As the film's pre-script enlightens us, Children follows the life of George Hogg (Jonathan Rhys Davies), a British journalist who steals the identity of a Red Cross worker to sneak into Nanking and get the story and the pictures of the massacres. After being captured, he almost meets the business-end of Tokyo steel before Hansheng (Chow Yun-Fat, not having fun with a mostly-American dialect), a resistance fighter, saves him from the blade. Hansheng sends Hogg off to the titular village, which serves as a sort of city for lost children, held in check by Dr. Pearson (Radha Mitchell), an actual Red Cross medic.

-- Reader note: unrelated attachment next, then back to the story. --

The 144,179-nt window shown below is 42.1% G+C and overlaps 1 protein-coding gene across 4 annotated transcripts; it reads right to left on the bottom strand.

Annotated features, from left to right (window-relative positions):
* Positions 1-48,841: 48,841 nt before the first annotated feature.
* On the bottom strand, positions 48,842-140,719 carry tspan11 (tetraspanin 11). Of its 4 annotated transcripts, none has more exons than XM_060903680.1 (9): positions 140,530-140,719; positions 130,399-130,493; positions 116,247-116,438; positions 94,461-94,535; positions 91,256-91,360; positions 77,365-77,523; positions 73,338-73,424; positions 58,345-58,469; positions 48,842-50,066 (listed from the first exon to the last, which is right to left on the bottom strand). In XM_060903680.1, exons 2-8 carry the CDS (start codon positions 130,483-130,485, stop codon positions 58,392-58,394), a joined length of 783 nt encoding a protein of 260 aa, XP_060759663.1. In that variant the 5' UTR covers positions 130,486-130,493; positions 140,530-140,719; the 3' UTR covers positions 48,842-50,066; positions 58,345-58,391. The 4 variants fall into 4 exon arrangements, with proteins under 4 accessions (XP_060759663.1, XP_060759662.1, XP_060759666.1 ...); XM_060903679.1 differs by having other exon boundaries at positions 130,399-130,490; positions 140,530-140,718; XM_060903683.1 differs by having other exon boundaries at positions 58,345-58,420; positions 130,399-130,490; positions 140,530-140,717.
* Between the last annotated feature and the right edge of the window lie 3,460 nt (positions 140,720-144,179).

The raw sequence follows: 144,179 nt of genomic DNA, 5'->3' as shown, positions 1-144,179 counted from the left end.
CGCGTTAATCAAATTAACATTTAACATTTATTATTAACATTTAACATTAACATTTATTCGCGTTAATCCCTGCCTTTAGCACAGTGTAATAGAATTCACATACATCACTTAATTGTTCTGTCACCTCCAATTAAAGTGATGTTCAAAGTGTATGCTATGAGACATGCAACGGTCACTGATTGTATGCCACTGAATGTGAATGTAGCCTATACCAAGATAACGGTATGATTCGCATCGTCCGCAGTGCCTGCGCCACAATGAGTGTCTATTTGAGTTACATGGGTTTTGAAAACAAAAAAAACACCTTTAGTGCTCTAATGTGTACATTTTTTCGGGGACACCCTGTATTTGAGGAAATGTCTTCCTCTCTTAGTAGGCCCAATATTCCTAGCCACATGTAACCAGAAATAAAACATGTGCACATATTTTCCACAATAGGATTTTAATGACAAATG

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The film is largely a platform for odd soliloquies from its odd cast members, and even the strangest among them seem to have trouble spouting off their improbable lines. Suzy Amis is particularly awful in one of her first starring roles. You might amuse yourself instead by watching for appearances from Tim Robbins, William S. Burroughs, and a few other notables. Director Michael Almereyda is clearly working on a budget of pennies here, and though he makes the most of it, the movie can't help but look pretty cheap. Characters come and go willy-nilly, the camera doesn't seem to move much, and the film's lame synth-driven music feels more like 1980 instead of 1990.
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